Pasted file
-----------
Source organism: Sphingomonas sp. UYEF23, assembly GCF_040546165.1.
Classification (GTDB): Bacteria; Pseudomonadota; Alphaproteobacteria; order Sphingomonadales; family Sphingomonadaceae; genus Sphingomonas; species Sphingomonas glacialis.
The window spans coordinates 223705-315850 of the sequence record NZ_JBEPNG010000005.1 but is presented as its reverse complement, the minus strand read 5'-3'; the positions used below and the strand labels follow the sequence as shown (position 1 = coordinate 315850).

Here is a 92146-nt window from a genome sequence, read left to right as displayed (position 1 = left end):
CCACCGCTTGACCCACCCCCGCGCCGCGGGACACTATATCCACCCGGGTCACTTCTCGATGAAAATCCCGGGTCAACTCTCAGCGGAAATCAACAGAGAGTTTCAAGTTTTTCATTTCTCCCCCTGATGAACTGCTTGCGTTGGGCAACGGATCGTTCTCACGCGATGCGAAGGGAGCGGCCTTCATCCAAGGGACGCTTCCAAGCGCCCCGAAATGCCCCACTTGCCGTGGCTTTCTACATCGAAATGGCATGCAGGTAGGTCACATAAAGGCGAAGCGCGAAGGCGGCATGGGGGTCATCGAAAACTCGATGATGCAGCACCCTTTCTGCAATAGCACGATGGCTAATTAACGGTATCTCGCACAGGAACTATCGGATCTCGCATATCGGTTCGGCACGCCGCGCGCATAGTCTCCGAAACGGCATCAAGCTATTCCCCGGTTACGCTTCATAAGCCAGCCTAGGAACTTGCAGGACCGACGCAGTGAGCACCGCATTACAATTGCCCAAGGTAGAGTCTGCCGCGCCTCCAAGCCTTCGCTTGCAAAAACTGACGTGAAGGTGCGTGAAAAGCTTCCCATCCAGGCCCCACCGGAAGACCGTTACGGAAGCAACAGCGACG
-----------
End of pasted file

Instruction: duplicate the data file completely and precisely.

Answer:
Source organism: Sphingomonas sp. UYEF23, assembly GCF_040546165.1.
Classification (GTDB): Bacteria; Pseudomonadota; Alphaproteobacteria; order Sphingomonadales; family Sphingomonadaceae; genus Sphingomonas; species Sphingomonas glacialis.
The window spans coordinates 223705-315850 of the sequence record NZ_JBEPNG010000005.1 but is presented as its reverse complement, the minus strand read 5'-3'; the positions used below and the strand labels follow the sequence as shown (position 1 = coordinate 315850).

Here is a 92146-nt window from a genome sequence, read left to right as displayed (position 1 = left end):
CCACCGCTTGACCCACCCCCGCGCCGCGGGACACTATATCCACCCGGGTCACTTCTCGATGAAAATCCCGGGTCAACTCTCAGCGGAAATCAACAGAGAGTTTCAAGTTTTTCATTTCTCCCCCTGATGAACTGCTTGCGTTGGGCAACGGATCGTTCTCACGCGATGCGAAGGGAGCGGCCTTCATCCAAGGGACGCTTCCAAGCGCCCCGAAATGCCCCACTTGCCGTGGCTTTCTACATCGAAATGGCATGCAGGTAGGTCACATAAAGGCGAAGCGCGAAGGCGGCATGGGGGTCATCGAAAACTCGATGATGCAGCACCCTTTCTGCAATAGCACGATGGCTAATTAACGGTATCTCGCACAGGAACTATCGGATCTCGCATATCGGTTCGGCACGCCGCGCGCATAGTCTCCGAAACGGCATCAAGCTATTCCCCGGTTACGCTTCATAAGCCAGCCTAGGAACTTGCAGGACCGACGCAGTGAGCACCGCATTACAATTGCCCAAGGTAGAGTCTGCCGCGCCTCCAAGCCTTCGCTTGCAAAAACTGACGTGAAGGTGCGTGAAAAGCTTCCCATCCAGGCCCCACCGGAAGACCGTTACGGAAGCAACAGCGACG